23 March 2011 at 10.18am | 1 Comment
Gavin Plumley, arts writer from entartetemusik.blogspot.com, gets ready for our next production of Werther by visiting Goethe’s home. He arrived in a snowbound Frankfurt in the depths of winter last year to track down the great man’s abode.
Modern-day fiscal Frankfurt is hardly where you’d look for one of the sites of European Romanticism. Yet here in the shadow of the Commerzbank headquarters is the birthplace of Johann Wolfgang von Goethe. Just like Wordsworth’s Dove Cottage in the Lake District, Goethe’s well-appointed town house became one of the epicentres of Romantic culture. It was here that the eminent German author wrote The Sorrows of Young Werther, one of the springboards of the Romantic Movement and the inspiration behind one of the great achievements of late 19th-century French opera.
When I visited the house in January 2010, snow had fallen heavily right across Germany. The unassuming maid’s well in the courtyard was frozen. A grayish forlorn light filled the rooms, lending them the muted texture of a painting by the Danish artist Vilhelm Hammershøi. On this particular winter’s day, the house was empty of tourists and I drifted slowly through Goethe’s former home. The music room, with its piano, echoed with the eerie Christmas carol that the children sing in the first and last acts of Massenet’s tragic opera. But it was the uncanny stillness in the house that struck me most.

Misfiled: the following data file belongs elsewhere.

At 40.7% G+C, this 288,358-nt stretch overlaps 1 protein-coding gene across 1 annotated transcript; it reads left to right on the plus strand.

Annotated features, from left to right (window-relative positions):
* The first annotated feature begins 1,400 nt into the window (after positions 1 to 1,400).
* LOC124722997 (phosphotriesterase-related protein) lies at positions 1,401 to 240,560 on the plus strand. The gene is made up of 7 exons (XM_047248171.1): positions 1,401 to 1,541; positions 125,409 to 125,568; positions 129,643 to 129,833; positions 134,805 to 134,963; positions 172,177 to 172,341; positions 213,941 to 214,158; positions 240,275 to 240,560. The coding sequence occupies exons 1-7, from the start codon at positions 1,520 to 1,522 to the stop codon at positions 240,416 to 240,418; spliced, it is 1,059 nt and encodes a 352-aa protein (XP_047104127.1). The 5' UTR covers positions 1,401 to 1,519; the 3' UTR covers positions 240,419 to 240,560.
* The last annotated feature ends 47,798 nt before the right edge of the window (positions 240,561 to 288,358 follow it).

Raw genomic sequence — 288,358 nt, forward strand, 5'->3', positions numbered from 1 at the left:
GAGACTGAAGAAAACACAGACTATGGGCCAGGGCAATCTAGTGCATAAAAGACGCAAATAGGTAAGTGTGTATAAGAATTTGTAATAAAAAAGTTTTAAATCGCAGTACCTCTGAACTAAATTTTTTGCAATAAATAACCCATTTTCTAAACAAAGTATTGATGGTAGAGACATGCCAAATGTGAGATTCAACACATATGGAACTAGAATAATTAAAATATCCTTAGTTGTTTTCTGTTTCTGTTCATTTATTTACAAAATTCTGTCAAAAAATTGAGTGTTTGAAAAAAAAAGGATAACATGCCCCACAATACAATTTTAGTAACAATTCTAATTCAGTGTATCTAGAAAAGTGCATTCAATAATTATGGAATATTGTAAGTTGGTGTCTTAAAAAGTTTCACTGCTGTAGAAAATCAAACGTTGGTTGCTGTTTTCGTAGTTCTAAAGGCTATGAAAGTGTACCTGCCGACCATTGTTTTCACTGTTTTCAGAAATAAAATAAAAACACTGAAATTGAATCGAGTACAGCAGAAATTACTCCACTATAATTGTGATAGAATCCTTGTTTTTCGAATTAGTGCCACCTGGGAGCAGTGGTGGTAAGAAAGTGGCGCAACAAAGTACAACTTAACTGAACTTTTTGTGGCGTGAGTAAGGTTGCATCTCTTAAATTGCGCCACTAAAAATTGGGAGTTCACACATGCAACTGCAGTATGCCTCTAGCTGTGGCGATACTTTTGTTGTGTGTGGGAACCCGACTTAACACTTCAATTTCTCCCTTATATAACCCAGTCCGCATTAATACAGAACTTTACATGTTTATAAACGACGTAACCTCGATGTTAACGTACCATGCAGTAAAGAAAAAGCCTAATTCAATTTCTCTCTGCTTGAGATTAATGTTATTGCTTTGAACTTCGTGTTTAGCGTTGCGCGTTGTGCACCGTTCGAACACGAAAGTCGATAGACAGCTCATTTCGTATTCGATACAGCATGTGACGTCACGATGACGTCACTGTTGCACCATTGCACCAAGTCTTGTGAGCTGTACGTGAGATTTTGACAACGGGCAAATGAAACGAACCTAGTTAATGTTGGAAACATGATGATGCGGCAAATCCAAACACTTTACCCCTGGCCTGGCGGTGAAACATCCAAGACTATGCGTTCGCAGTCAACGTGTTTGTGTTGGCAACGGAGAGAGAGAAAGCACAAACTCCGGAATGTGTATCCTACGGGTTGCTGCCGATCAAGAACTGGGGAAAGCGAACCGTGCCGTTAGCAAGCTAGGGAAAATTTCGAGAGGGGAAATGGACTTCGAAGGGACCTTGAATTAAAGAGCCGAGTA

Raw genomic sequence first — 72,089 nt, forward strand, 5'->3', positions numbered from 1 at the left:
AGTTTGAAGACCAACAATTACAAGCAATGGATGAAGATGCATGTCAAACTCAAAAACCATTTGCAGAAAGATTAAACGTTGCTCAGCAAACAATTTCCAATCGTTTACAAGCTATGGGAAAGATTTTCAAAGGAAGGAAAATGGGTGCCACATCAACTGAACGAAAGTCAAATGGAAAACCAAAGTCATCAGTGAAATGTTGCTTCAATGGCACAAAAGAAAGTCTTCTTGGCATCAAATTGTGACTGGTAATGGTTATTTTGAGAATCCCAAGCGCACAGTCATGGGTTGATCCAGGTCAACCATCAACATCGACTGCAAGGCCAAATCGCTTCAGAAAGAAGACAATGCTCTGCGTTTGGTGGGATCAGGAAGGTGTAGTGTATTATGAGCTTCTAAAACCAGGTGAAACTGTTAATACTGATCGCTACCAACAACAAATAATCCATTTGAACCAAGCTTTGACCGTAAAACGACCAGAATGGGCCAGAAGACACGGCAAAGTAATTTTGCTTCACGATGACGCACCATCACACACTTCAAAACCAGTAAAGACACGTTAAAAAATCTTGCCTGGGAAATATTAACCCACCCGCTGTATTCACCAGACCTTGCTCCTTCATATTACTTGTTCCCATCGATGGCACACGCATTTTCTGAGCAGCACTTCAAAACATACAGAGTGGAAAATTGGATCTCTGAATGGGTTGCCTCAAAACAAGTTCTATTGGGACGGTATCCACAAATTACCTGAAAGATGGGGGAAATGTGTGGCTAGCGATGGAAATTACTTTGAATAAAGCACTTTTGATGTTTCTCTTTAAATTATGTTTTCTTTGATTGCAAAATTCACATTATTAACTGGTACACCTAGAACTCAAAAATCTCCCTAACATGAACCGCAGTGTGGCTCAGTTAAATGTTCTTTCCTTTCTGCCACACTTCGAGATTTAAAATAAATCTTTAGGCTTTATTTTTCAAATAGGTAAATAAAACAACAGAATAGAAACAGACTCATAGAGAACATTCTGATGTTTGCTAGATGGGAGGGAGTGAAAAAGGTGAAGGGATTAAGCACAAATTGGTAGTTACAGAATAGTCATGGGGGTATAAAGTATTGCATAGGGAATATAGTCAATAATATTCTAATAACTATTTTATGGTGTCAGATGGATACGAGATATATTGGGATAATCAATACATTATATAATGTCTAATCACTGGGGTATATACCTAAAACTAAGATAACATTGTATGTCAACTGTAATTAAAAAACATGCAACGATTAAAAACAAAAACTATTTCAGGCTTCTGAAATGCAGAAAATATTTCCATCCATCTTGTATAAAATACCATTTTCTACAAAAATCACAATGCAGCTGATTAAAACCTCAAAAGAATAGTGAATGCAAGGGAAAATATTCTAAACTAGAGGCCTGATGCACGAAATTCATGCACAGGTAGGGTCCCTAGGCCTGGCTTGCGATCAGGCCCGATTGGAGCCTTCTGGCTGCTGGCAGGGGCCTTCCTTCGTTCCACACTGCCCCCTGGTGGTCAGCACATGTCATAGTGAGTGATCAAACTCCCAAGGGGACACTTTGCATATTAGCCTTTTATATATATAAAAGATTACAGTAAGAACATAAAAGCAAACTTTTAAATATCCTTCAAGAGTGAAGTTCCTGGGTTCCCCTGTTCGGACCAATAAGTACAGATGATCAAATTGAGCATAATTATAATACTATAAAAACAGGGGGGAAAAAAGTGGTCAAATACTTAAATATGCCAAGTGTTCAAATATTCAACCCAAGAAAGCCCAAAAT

Despite the present-day tranquility, this was a place of great diligence; like his hero, Goethe was fiercely ambitious. And with the success of his Werther novel, as well as the later cheerier tales of Wilhelm Meister, Goethe became a major literary celebrity. No young man would be seen travelling through Europe without a copy of The Sorrows of Young Werther tucked under his arm. Many dressed even like the title character while, sadly, others mimicked his unfortunate suicide. Coming to the house in which the story was written, it’s impossible not to feel something of its touching sadness pulsing through the rooms. And when you reach the top floor, overlooking the snow-clad roofs of Old Frankfurt, the visitor finally sees the writing slope on which this great tale was written.
Gavin writes and broadcasts widely about Austrian and German culture in the 19th and 20th centuries. You can read more of his posts on his blog www.entartetemusik.blogspot.com.
Goethe's Werther returns to the opera house this May. Visit the production page to book tickets and take a look at the production images below.